And in the last phase of his career he mostly made films on stories that dealt with sexuality. These bold films were probably more personal to him since Rituparno himself was openly homosexual and in the last years of his life he also explored a transgender lifestyle. 

chitrangada-posterHe once said “It is for me to decide whether I will stand in the queue for men or for women or neither of the two.”

Towards the end of his career Rituparno Ghosh also acted in a few films like Aarekti Premer GolpoMemories in March and Chitrangada.

A great admirer of Rabindranath Tagore, a researcher of the epic book Mahabharata and an ardent fan of Satyajit Ray – Rituparno Ghosh, a person who loved cinema and was loved by all.

One of those rare directors whose films received the peak of both critical and commercial acclaim.

As film-maker Goutam Ghose remembered him after Rituparno’s death on 30 May 2013 – 

dahan-poster“His films, with their sensitive portrayal of human relationships, anguish, trauma and love in a fast-changing, post-liberalization India charmed audiences. His brilliant story-telling reflected contemporary society like never before. While his death creates a tremendous void that can never be filled, Rituparno’s work blazed a trail that has paved the way for an entire generation of filmmakers who have dared to be different. It was Rituparno who gave them the courage.”

A salute to the most courageous film-maker of our time.

  • Share on Tumblr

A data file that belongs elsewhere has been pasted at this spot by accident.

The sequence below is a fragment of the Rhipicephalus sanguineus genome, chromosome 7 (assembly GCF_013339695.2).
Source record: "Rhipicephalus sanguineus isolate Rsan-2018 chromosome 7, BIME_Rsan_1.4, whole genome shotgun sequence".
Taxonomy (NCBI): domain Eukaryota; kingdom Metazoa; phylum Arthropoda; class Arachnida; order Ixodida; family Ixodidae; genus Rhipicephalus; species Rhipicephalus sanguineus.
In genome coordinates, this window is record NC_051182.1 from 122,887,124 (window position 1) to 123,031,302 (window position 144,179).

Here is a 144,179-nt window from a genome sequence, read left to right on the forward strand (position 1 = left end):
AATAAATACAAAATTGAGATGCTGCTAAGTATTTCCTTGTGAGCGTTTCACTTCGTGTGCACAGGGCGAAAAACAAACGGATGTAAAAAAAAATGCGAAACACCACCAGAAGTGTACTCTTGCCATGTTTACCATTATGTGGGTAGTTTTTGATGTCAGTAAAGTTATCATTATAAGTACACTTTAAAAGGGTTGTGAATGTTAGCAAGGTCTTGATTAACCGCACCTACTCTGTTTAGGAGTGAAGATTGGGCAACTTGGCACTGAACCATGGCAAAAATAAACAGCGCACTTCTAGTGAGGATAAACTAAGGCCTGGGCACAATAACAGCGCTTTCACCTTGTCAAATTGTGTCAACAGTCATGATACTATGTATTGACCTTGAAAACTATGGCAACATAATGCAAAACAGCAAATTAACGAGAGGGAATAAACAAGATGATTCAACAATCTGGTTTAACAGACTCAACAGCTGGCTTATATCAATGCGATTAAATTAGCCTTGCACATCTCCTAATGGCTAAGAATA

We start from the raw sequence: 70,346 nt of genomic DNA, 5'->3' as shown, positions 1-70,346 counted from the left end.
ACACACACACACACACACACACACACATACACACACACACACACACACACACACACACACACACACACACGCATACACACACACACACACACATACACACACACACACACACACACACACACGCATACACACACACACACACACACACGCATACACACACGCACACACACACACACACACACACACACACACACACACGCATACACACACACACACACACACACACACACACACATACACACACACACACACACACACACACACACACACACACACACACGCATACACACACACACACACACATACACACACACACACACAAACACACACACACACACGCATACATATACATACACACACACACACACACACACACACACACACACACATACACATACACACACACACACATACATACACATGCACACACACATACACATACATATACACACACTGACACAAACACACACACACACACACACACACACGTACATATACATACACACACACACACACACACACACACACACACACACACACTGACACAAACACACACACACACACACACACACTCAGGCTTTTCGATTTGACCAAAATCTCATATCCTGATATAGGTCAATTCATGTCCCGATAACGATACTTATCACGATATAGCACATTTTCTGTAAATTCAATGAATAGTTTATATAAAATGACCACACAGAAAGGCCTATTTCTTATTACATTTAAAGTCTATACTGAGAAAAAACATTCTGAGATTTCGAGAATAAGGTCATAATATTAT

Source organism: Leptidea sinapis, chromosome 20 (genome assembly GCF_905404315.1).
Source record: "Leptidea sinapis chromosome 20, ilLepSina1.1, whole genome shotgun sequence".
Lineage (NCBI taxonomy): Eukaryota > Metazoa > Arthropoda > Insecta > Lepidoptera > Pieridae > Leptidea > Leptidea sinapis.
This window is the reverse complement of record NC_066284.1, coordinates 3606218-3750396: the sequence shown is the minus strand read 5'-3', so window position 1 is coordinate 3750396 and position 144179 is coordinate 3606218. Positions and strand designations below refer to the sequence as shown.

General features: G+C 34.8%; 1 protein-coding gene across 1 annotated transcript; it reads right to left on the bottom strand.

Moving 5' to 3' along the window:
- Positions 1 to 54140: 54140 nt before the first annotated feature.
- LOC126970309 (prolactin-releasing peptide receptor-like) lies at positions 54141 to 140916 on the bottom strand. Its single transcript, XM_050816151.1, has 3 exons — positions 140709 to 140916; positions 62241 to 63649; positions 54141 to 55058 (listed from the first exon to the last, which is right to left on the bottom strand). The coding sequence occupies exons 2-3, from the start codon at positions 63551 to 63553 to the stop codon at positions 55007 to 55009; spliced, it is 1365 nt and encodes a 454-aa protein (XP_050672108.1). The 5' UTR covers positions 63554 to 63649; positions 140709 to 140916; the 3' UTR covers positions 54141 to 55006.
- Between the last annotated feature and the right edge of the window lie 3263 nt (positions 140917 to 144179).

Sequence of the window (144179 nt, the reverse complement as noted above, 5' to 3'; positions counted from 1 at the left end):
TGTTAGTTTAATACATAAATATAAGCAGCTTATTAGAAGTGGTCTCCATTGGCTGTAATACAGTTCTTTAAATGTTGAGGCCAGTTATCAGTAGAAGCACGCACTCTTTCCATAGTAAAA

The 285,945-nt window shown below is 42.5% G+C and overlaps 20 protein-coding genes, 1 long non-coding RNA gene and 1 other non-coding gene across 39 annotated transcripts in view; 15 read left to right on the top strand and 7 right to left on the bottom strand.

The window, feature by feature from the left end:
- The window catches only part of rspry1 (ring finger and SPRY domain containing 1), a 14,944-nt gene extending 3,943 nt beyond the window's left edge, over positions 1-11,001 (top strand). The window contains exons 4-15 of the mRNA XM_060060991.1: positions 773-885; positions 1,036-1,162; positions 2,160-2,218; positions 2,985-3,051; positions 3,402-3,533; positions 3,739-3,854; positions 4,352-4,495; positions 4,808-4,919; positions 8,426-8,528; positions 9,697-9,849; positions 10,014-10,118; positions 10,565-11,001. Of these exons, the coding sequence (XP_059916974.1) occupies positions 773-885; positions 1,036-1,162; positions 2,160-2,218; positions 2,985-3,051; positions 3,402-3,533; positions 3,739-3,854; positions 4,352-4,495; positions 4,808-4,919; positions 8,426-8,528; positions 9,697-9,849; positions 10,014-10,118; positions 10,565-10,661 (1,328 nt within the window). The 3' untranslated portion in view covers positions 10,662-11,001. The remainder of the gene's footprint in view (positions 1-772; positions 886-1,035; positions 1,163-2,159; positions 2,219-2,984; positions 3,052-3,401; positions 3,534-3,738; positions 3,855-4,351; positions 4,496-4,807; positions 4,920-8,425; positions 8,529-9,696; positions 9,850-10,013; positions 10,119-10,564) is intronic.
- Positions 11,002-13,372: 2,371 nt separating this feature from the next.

Badshahi Angti (2014)

Written by – Abhikendu Deb Roy.

Ratings: 3/5.

They say, when you watch a film, you must never draw comparisons to the novel it has been adapted from, nor should you keep the previous installments in mind.

But, inevitably, when you hear the nostalgic tunes composed by the master Satyajit Ray himself, you are bound to get reminded of the frames from Rajasthan and Benaras as portrayed by Ray.

Director Sandip Ray is back with another adaptation of his father’s detective novel series ‘Feluda‘ with a totally new Feluda in Abir Chatterjee and a fresh face Sourav Das in Topshe, the sleuth’s nephew and stalwart partner.

It is a big challenge to fill in the shoes of Soumitra Chatterjee and Sabyasachi Chakraborty, as the famous sleuth Prodosh Chandra Mitter. Expectations were soaring high from him, but Abir is inconsistent as the private investigator.

Badshahi-angti-posterOne of the major notable characteristics of Feluda is that his eyes does the majority of the talking. Unfortunately, Abir falls short in that aspect. Feluda is a far more composed character with an amicable personality.

After the likes of Siddhartha Chatterjee, Saswata Chatterjee, Parambrata Chatterjee and Shaheb Bhattacharjee, newcomer Saurav Das handles the role of Topshe and disappoints us to the core. He looks the part but his dialogue delivery and expressions are worth criticizing, so much so that he becomes irritating and superfluous. Topshe was clearly missed in this installment of the series.

Apart from them, the rest of the cast are worth a watch, with Paran Banerjee impressing us with his new look.

Shot vastly in Lucknow, cinematographer Sirsha Ray handles the frames nicely and brings to us the Lucknowi feel through his lens and vision. The historical monuments like the Bara Imambara looks amazing the film, but the Bhool Bhulaiyya within the Bara Imambara could have been shot in a wiser manner.